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As leading health experts around the world scramble to contain the coronavirus, the death toll continues to climb.
Many of those who have succumbed to COVID-19, the name for the illness associated with the virus itself, had underlying health conditions or were over age 60.
The disease also took the life of Li Wenliang, the Chinese doctor who tried to warn officials about the spread of the virus (and who was reprimanded for doing so). The whistleblowing physician from Wuhan, whose medical history isn’t known, was just 34 years old.
How the virus affect younger, seemingly healthy individuals
At this point in time, scientists are still figuring out how the virus works.
“It is early days regarding how the COVID-19 virus interacts with the body and how it produces symptoms and, occasionally, kills people,” says Vikram Misra, professor in the department of microbiology at the University of Saskatchewan in Saskatoon.
Here are a few things we do know. The novel virus belongs to a family of viruses known as coronaviruses. Named for their telltale crown-like spikes that protrude from their surface, they infect mostly bats, pigs, and small mammals, but they can travel from animals to humans, and from one human to another.
Several strains can infect humans, including two that have proven especially deadly: SARS (Severe Acute Respiratory Syndrome) and MERS, or Middle East Respiratory Syndrome.
When COVID-19 enters the body—through droplets in the air—it appears to attach to a particular receptor found in lung tissue. From there, it “hijacks” the host cell’s mechanisms to make more copies of itself. Tissue damage happens as a result of viruses taking over the cell completely, causing it to die, or when immune cells mount a defence against the viral infection, leading to cell death.
If large numbers of cells die, then the affected organ—in this case, the lung— can’t function effectively.
“Typically, coronavirus causes respiratory infections,” says Matthew S. Miller, associate professor at Michael G. DeGroote Institute for Infectious Diseases Research within McMaster University’s McMaster Immunology Research Centre. “The common coronaviruses that infect humans every year usually cause mild, uncomplicated upper respiratory infection.
“What’s different and unique about the virus that’s causing this outbreak is that it can cause acute respiratory distress,” says the head of the university’s Miller Laboratory. “That means that the patient’s lungs can accumulate fluid, for example, which is more typical of pneumonias. It’s respiratory failure or cardio-respiratory issues that lead to patients dying.”
Those with severe cases of COVID-19 are experiencing a clinical phenomenon known as a “cytokine storm”, Miller says. The term describes an overproduction of immune cells and their activating compounds (cytokines). A surge of activated immune cells enters the lungs.
This essentially means too much of a good thing: The strength of the immune response can put a healthy person at risk for complications associated with respiratory illness.
“The immune system overacts to the infection, and it’s the immune system that’s causing the damage to the lungs rather than virus itself,” Miller says. “Cytokine storm is also consistent with the disease that SARS caused and is also consistent with what we sometimes see in people who are severely ill with influenza virus infection.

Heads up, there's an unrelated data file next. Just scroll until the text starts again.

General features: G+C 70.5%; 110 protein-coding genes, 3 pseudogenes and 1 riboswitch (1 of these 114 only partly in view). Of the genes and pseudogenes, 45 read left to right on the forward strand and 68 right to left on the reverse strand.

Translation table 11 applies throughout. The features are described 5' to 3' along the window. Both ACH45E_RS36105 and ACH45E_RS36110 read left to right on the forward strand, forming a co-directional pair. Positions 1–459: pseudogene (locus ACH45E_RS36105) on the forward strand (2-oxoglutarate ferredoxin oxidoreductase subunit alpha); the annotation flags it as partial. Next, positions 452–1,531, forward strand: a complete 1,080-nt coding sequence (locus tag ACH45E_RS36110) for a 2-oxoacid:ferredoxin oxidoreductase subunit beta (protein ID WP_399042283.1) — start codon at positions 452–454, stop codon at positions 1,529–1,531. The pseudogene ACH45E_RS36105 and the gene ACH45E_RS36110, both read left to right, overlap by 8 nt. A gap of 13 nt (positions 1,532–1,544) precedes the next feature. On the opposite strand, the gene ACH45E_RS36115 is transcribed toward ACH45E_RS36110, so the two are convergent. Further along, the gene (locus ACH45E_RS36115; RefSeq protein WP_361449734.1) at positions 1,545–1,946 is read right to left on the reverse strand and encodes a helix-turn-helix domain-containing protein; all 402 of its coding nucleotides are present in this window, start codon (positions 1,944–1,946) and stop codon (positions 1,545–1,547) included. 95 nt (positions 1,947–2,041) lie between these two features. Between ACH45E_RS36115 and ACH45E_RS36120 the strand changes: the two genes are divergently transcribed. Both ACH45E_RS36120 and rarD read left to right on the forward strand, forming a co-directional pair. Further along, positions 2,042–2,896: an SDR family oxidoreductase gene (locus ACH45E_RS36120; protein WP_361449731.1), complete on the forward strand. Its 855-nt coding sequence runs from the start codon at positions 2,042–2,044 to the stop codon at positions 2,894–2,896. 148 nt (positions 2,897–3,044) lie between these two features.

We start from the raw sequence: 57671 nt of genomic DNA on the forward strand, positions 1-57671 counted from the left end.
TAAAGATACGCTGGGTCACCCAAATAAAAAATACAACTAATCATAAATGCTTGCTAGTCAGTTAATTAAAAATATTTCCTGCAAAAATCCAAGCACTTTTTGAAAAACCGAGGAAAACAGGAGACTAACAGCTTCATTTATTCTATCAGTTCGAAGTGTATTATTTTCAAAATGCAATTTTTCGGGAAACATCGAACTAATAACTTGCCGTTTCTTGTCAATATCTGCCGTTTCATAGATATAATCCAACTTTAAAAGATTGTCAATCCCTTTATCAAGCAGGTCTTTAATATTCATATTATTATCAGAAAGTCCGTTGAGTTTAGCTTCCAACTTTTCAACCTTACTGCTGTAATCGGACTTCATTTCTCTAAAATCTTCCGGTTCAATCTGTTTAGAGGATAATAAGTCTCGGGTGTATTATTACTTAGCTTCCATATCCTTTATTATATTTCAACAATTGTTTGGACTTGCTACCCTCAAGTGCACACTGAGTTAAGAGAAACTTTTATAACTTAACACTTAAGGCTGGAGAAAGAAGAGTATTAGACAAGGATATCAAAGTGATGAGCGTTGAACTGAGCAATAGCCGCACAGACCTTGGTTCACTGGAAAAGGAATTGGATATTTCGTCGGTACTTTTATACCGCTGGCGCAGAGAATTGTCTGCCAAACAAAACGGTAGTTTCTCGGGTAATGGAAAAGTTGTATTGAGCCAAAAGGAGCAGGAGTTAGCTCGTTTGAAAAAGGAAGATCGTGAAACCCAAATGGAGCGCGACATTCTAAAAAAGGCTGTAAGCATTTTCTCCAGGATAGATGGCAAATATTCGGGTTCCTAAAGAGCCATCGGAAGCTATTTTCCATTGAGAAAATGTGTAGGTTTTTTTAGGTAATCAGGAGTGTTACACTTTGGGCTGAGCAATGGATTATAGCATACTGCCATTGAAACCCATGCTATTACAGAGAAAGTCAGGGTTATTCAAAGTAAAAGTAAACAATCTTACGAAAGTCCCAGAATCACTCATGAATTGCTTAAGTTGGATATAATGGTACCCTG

“An immune system analogy might be: Instead of using a fly swatter to squash a fly you use a sledgehammer and punch a hole in the wall,” he says.
The lungs are highly vascularized, Miller explains: There’s a lot of blood flow in lungs, because they’re the site of gas exchange. Normally, you want your airways to be relatively dry so that you can breathe in air, which gets transferred to red bloods cells and carried to the rest of body.
“During infections or immune responses, the tissue becomes damaged, then fluid that’s normally contained in the blood vessels starts to leak into airways,” Miller says. “That build-up of fluid in lungs is what can cause breathing distress, because now lungs aren’t exchanging gas very efficiently.”
Cytokine storms can have other effects on the lungs, such as inflammation.
“You can have a lot of inflammation in the lungs,” Misra says. “Inflammation is always a bad thing. With the 1918 influenza virus that killed millions of people, experiments done in last 10 years show that inflammation was the killer in that case as well, because of the cytokine storm.”
“Another possible outcome is kidney failure,” he adds.
Early research into patients in Wuhan found that 17 per cent developed acute respiratory distress syndrome. Among them, 11 per cent worsened in a short period of time and died of multiple organ failure.
Misra heads the University of Saskatchewan’s Bat Zoonoses Lab, which is studying why bats, which can carry the novel coronavirus, don’t get sick from it but people do. So far, early experimental research with MERS suggests that buts have an efficient way of shutting down the inflammatory response.
“It’s very likely that overblown inflammatory response is a factor with this coronavirus, but it’s likely a lot more complex than that,” Misra says.
Unlike many other infections, specific antiviral medication for the novel coronavirus doesn’t exist, and clinical trials into other pharmaceutical treatments haven’t been done. The primary treatment at this point is supportive care for breathing, Miller notes. People who end up hospitalized with mild infections may need oxygen in the nose; others might require ventilation and assisted breathing if their lungs are severely compromised.
Symptoms of the novel coronavirus include fever, cough, shortness of breath, muscle aches, confusion, headache, and chest pain.
One of the most effective ways to avoid contracting viruses is to wash hands properly.